#01986
Lonely Sarah (MacEdward Leach)
See also: The Sheffield Apprentice (Kenneth Peacock)

My parents reared me tenderly, they had no child but me,
I was bent on roaming, at home I would not stay;
I roamed about for pleasure where'r my fancy lay,
Till l was bound apprentice that proved my destiny.

I did not like my master, he did not use me well,
I made a resolution not long with him to dwell;
Unknown to friends and parents, from him I ran away,
I steered my course for Dublin, my curse lies on the day.

I was not long in London, six months or only more,
When an honourable lady proposed to hire me;
I was not long in her service, one year or only more,
When my young wealthy mistress she loved me very dear,
She said my gold, my silver, my houses, and my lands,
If you will agree and marry me it'll be at your command.

Oh, mistress, honourable mistress,I cannot wed too bold,
For I am already promised, I have sworn a solemn oath,
To wed no one but Sarah, your handsome waiting maid,
Oh mistress, honourable mistress, she got my heart betrayed.

With rotten indignation my angry mistress said,
Did I think I'll ever be slighted all for a chambermaid?
Since you refuse my offer, young man, the lady said,
On you I'll be revenged for my life is led astray.

Oh, early the next morning, a-viewing the meadows gay,
l met my wealthy mistress and we walked on our way;
A gold ring from her finger, as we walked side by side,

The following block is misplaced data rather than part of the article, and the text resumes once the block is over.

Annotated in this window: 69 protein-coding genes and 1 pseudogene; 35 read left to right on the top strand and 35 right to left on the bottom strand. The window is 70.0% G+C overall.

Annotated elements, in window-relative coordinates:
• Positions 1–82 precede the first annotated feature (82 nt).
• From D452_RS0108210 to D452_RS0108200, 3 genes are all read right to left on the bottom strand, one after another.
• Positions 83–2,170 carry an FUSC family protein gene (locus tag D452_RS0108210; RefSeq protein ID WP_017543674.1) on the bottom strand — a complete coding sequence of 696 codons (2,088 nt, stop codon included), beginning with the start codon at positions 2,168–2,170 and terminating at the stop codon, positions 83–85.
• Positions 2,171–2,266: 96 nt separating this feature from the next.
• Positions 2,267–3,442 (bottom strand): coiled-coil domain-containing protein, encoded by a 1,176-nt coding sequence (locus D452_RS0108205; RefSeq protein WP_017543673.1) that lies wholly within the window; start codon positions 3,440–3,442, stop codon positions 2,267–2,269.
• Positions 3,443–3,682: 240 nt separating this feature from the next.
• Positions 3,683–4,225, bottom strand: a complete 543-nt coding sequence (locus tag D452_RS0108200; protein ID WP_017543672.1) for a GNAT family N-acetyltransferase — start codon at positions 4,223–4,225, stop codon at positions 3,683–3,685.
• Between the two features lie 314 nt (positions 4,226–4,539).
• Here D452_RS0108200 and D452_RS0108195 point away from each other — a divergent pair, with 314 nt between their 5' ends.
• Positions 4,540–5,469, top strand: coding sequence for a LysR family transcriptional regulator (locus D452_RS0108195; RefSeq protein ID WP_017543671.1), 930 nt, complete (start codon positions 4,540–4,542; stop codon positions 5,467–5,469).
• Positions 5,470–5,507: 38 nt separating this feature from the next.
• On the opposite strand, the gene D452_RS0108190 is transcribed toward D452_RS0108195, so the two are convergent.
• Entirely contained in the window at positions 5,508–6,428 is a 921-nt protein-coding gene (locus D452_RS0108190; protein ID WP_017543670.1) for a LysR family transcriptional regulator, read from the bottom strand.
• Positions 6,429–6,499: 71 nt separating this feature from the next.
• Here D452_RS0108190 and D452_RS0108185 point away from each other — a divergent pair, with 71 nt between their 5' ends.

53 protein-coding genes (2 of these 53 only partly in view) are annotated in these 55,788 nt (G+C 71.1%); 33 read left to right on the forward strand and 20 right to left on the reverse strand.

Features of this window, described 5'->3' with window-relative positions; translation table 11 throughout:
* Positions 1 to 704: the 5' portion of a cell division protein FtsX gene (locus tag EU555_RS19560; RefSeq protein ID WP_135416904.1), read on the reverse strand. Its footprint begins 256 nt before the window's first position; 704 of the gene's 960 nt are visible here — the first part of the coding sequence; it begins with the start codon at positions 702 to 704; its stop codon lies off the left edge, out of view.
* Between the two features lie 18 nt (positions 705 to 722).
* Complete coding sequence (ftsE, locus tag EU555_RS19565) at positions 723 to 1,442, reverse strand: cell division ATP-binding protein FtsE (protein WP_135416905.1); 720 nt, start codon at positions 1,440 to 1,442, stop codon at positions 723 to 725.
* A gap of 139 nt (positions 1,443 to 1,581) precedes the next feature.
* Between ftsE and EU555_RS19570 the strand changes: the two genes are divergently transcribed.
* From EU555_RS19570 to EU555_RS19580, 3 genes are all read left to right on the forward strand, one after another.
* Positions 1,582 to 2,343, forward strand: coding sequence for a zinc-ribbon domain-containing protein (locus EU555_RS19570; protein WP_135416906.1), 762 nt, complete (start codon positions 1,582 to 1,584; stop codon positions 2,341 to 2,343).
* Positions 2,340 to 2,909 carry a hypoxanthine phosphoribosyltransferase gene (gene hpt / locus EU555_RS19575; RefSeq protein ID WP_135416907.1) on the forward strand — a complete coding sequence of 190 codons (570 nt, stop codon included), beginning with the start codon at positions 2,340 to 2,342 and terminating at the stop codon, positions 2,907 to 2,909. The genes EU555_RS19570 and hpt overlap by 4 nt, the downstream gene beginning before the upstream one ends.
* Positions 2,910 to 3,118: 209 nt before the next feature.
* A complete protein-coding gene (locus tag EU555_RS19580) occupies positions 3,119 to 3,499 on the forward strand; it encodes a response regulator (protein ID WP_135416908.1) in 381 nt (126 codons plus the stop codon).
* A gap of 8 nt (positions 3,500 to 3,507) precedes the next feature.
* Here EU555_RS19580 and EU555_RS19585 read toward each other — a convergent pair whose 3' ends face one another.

She slipped in my coat pocket, and for that ring I'll die.

My mistress swore I robbed her, and quickly I was brought,
Before a bar of justice, to answer for my fault;
The jury found me guilty, this world I must bid adieu,
Sweet, handsome, lovely Sarah, l will die for the love of you.

####.... Author unknown. Variant of a British broadside ballad [Laws O39] American Balladry From British Broadsides (G Malcolm Laws, 1957). Also a variant of a 19th-century British broadside ballad, Sheffeld Apprentice, published by W Armstrong (Liverpool) sometime between 1820 and 1824, and archived at the Bodleian Library Broadside Ballads, shelfmark: Harding B 28(23) ....####

Collected in 1951 from John Connors [1890-1971] of Placentia, NL, and published in MacEdward Leach And The Songs Of Atlantic Canada © 2004 Memorial University of Newfoundland Folklore and Language Archive (MUNFLA).

A variant was collected in 1960 from George Reid [1882-1975] of Codroy, NL, by Kenneth Peacock and published as The Sheffield Apprentice in Songs Of The Newfoundland Outports, Volume 3, pp.709-710, by the National Museum of Canada (1965) Crown Copyrights Reserved.

Kenneth Peacock noted that in another variant sung by Mrs Mary Ann Galpin [1872-1962] of Codroy, NL, the apprentice meets the rich lady in Belfast, not London; and she takes him to Holland, not Ireland. Verse five in the above text is from this variant. This broadside ballad has been widely collected from oral tradition in North America and England. The Newfoundland tune was the best Peacock had seen.


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